Monday, 1 March 2010

Baudrillard, Simulacra and female representations.

Starting to get my head around some of the theory in the digital cultures module (i think!!). The problem has been one of many unfamiliar concepts and philosophies I am not well versed in. Today at last I really understand why the whole simulacra/simulation idea is relevant to the field of digital imaging, it's blatantly obvious in hindsight but was so cloaked in jargon and video game references that I could not see the proverbial forest for the trees. Found this passage today which helped clarify some things. Gone back to Baudrillard......seeing as the name keeps cropping up everywhere...

"Once we have something in a computer, we gain unprecedented control over it. We can change, distort, or rearrange a photograph without damaging the original. This control has interesting consequences in a Baudrillardian perspectives. For the author of Simulacra and Simulation the successive phases of the image are:

it is the reflection of a profound reality;
it masks and denatures a profound reality;
it masks the absence of a profound reality;
it has no relation to any reality whatsoever it is its own pure simulacrum. "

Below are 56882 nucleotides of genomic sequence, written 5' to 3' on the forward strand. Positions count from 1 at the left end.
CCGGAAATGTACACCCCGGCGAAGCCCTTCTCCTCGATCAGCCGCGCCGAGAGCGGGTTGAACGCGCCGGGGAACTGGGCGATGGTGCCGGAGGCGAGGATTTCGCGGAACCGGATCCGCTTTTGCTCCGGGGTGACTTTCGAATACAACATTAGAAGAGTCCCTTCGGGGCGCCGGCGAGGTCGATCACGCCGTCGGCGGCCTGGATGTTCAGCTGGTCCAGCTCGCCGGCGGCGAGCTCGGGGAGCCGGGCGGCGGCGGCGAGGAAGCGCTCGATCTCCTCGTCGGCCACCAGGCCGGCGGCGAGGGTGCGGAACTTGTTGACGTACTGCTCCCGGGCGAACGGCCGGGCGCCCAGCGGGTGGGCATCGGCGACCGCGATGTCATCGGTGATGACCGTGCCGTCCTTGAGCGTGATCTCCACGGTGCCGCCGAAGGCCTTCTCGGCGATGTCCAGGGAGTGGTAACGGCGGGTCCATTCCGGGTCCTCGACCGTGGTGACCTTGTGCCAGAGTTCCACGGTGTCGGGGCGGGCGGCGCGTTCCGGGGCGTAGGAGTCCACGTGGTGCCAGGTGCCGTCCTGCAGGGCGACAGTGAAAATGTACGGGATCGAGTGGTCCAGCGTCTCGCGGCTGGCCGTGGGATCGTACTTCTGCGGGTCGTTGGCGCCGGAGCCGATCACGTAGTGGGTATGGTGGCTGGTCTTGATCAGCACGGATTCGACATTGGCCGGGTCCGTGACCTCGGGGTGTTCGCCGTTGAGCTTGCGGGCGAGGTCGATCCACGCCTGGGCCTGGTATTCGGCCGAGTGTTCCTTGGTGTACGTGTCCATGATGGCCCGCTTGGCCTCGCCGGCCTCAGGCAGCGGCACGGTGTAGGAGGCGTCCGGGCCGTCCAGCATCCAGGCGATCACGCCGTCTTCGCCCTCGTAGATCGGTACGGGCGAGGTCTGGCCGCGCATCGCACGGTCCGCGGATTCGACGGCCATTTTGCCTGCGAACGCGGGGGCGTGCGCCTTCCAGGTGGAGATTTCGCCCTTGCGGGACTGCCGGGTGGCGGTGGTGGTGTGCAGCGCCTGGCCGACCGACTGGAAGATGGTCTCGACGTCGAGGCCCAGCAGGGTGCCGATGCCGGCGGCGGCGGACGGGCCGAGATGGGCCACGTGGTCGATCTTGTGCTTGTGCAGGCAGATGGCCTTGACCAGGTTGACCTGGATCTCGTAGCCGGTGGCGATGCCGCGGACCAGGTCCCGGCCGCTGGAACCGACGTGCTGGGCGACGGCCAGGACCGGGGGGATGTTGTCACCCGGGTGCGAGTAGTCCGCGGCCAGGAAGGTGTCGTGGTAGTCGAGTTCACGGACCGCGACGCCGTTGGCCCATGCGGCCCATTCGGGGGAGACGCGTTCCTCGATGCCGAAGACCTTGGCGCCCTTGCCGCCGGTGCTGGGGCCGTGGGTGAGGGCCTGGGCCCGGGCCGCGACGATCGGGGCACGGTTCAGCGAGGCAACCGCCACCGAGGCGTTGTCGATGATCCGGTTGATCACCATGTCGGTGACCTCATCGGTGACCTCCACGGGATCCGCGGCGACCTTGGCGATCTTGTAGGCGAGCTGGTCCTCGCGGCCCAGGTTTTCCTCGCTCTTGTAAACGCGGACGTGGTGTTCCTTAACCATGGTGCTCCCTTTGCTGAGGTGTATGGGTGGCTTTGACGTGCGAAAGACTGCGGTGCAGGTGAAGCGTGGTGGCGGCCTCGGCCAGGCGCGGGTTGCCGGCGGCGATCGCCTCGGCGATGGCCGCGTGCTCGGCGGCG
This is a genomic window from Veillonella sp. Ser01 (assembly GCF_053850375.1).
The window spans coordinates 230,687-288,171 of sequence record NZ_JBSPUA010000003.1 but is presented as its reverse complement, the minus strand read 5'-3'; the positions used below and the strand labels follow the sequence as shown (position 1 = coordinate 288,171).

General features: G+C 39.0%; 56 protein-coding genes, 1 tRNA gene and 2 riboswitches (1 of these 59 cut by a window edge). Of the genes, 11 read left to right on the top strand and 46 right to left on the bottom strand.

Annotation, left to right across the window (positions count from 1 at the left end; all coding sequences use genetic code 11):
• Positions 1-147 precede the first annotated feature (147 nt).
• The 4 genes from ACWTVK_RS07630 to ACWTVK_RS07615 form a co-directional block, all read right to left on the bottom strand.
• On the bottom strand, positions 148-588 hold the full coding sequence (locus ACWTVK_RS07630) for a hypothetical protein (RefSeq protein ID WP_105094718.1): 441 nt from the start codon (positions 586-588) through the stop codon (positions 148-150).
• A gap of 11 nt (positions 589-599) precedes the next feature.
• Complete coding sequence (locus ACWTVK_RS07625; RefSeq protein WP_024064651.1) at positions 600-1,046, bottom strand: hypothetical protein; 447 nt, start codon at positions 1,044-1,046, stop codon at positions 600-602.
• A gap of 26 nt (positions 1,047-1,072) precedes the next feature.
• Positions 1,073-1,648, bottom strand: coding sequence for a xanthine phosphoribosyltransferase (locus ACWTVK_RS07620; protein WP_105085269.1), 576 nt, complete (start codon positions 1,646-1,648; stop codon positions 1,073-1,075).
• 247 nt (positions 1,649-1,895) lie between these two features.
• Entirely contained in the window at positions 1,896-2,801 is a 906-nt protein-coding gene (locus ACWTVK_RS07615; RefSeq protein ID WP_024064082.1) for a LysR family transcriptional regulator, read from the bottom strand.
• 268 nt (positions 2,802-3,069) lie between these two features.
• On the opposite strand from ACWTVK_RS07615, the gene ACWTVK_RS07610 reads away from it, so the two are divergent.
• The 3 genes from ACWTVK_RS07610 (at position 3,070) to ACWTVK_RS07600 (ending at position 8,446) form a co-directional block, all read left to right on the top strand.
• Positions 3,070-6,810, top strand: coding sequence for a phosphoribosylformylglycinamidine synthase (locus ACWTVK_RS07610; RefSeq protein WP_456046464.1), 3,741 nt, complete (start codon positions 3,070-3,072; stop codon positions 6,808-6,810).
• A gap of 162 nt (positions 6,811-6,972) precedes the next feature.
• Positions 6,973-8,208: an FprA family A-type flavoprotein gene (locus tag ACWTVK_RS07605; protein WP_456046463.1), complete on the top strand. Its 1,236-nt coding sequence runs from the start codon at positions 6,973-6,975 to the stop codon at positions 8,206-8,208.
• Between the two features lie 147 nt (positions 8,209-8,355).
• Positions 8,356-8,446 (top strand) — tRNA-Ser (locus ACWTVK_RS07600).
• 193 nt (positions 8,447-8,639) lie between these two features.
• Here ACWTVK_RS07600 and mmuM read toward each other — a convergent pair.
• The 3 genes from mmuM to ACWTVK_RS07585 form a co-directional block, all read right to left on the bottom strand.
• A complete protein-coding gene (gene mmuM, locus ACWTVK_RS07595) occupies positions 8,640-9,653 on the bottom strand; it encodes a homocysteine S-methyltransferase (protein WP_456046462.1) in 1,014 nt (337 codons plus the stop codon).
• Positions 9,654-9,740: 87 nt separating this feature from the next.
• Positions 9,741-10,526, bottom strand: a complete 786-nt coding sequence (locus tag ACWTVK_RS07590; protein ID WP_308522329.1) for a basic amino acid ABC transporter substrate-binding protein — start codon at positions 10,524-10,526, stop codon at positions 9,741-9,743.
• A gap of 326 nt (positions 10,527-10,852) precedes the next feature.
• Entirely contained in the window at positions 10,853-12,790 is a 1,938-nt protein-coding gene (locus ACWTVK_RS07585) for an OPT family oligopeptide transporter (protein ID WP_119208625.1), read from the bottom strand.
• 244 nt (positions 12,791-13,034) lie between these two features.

Suddenly an overlap becomes apparent between Baudrillard's theories and the feminist theories I have started researching for my project. In thinking about female representations the concept of a simulacra is a potent one. Much has been made in the media recently about female body issues and the prevalence of digitally manipulated ideals that grace the covers of magazines offering impossible to achieve levels of beauty and physical perfection. In effect a simulacra has been created, something without its own reality, a signifier without a corresponding signified, against which women judge themselves and find themselves lacking. There have been calls recently to force magazines to identify when a significant degree of image manipulation has occurred and I think this is important. These images are in Plato's words and as stated in Charles Levin's Jean Baudrillard, A Study in Cultural Metaphysics, a "destabilizing corruption of the norm." Bring back a recognisable version of reality so we can begin to reclaim what is true from the current prevalent fiction or at least tell us when it is fiction and stop trying to pass it off as truth. Rant over.

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